Equifax and Yahoo testify in front of the SCC
Earlier this month, two former CEO’s had to testify in front of Congress their accounts of events surrounding two of the largest data breaches in history. Marissa Mayer, former CEO of Yahoo!, and Richard Smith, former CEO of Equifax, sat in front of the US Senate Committee on Commerce, Science and Transportation and detailed to the best of their ability the nature of these breaches that occurred under their watch; what caused them, who is responsible for them, and how they will be prevented in the future. The Senate committee doesn’t fail to also publicly shame these executives for endangering their customer’s sensitive information for decades to come, while themselves exiting their respective companies with millions of dollars in compensations and bonuses. We’ve summarized the hearing with a few main points you need to know:
· Yahoo! still isn’t sure who is responsible for 2013 breach.
o Mayer confirmed at the hearing that they are still unable to determine who is responsible for the 2013 attack. Originally, Mayer testified that Yahoo! had fallen victim to state-sponsored attacks, but now has said that it is still undetermined.
· Yahoo! has shaky response as to why it took 3 years to disclose breach.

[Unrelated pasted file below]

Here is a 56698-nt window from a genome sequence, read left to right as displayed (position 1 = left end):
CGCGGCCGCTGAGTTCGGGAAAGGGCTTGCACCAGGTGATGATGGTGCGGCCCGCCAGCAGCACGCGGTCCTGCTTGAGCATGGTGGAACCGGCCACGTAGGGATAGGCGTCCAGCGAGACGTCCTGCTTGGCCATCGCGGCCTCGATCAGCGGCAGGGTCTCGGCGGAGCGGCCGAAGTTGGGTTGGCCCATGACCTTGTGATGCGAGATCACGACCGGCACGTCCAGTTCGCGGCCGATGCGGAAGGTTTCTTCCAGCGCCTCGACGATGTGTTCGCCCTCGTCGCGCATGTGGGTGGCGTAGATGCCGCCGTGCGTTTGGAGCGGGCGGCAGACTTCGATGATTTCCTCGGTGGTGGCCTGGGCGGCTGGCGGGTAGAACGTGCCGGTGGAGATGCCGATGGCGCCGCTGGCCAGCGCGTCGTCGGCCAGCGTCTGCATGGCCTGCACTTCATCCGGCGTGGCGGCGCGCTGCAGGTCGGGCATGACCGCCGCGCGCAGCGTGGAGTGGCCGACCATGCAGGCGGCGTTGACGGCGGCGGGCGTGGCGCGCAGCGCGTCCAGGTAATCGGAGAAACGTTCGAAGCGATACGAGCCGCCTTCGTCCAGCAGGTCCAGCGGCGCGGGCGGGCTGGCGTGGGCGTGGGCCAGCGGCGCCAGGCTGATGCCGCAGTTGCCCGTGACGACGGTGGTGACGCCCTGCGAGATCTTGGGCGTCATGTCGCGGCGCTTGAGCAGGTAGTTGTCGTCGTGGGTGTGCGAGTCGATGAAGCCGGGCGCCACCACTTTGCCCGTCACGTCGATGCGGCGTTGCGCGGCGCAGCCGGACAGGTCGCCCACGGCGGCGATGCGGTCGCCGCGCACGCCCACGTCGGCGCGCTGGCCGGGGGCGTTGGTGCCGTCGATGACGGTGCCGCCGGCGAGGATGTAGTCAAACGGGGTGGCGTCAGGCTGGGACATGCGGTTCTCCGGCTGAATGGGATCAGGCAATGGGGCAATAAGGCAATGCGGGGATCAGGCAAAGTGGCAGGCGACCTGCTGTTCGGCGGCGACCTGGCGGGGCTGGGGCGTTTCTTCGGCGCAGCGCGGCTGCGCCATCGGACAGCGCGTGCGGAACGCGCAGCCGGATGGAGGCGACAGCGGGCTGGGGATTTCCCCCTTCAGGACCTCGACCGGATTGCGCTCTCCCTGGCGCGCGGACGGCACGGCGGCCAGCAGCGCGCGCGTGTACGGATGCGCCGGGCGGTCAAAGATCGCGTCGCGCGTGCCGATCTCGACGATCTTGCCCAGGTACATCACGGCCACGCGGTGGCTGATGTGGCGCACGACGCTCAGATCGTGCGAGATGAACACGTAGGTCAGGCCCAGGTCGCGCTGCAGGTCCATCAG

o When asked why it has taken Yahoo! over 3 years to disclose and understand the true extent of those affected by the 2013 breach, Mayer pointed to gaps in company information and the fact that the breach wasn’t uncovered until 2016. In short, many Senators found this answer to be insufficient.
· Senator says more rigorous data security rules are the only way to protect consumers.
o Sen. Ben Nelson (D) of Florida stated strongly that more stringent penalties and stiffer law enforcement are the only ways to incentivize protecting consumer’s information. He argued that if financial penalties of a breech were large enough, companies would spend more resources on security.
Bitcoin reaches another milestone
Just this week, Bitcoin reached another incredible milestone as it soared past $8,000 in price. Following a similar yearly trend of slumps and rallies, this price is up 47% from last week’s price of $5,500. This testifies to the asset’s volatile nature and is one reason many investors are still skeptical. Supporters of Bitcoin point to many positive developments that were made in the last few months, including additional institutional and government support around the world.
What makes Bitcoin attractive to the public is little-to-no transaction costs and ease of trade. Virtual currency is not linked to any particular nation, and is therefore universal. This also means that transactions cannot be taxed. Bitcoin’s market value now exceeds $130 billion and has grown more than 700% this year. It's generally considered good practice to be familiar with Bitcoin, and maybe even have some stored away in a virtual wallet lest you ever need to use them. A conversation with a SIM2K consultant can get you started and introduce you to the cryptocurrency market.
Tom X. McShane